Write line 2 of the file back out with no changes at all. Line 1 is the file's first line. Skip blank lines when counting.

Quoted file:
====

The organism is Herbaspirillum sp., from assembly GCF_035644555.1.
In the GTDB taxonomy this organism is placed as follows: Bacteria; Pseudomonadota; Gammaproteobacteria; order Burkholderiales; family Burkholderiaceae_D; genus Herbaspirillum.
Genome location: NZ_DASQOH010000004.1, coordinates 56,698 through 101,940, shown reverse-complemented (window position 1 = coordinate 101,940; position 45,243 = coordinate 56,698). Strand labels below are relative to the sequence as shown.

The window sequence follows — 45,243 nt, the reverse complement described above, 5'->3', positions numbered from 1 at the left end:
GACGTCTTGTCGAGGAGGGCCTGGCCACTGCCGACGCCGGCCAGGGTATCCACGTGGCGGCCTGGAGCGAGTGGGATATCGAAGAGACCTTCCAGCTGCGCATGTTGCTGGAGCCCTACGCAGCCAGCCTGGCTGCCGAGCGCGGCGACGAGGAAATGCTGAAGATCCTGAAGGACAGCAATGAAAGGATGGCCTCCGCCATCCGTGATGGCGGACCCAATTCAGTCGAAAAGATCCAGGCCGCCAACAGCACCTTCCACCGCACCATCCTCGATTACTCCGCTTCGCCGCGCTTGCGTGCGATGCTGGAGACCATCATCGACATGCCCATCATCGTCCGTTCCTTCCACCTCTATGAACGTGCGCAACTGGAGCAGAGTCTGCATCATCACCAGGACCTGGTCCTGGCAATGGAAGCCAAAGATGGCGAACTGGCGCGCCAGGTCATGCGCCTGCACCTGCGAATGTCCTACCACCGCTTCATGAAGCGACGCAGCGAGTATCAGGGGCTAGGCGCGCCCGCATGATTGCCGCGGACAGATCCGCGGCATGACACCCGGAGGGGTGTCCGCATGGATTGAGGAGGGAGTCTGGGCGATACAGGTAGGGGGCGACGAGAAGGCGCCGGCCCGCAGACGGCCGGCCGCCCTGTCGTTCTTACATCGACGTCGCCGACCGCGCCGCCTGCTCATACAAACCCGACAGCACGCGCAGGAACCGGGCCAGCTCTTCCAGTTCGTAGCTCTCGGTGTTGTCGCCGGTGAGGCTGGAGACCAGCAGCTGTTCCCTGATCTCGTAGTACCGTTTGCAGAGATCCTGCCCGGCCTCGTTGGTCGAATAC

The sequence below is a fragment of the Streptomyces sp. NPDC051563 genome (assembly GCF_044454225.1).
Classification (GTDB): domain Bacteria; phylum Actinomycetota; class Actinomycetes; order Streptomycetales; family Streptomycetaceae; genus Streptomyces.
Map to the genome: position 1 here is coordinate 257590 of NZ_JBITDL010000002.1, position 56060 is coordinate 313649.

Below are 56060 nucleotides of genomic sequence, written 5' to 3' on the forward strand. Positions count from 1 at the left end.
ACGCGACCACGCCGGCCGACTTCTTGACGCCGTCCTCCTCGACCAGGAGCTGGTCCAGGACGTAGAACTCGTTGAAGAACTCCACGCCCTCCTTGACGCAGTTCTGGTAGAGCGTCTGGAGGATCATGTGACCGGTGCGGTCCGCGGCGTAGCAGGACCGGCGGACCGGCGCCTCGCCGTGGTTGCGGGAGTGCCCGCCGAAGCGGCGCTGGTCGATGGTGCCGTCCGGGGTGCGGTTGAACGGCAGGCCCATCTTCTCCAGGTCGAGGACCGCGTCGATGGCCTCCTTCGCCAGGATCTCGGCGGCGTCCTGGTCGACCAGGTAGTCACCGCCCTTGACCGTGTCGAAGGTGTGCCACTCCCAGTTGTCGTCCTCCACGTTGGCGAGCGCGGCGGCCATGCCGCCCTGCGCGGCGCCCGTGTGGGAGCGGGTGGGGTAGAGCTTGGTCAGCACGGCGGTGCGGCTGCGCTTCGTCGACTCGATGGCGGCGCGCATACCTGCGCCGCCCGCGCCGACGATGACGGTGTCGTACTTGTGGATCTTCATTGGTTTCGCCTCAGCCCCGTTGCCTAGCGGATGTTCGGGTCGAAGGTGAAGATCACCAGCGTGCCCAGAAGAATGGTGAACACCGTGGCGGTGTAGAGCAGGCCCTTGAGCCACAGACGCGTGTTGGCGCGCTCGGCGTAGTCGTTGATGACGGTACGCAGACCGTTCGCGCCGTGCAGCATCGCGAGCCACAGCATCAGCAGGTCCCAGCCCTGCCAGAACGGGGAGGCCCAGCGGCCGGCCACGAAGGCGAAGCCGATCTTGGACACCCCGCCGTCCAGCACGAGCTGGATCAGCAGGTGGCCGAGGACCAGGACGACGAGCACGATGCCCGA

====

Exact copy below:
In the GTDB taxonomy this organism is placed as follows: Bacteria; Pseudomonadota; Gammaproteobacteria; order Burkholderiales; family Burkholderiaceae_D; genus Herbaspirillum.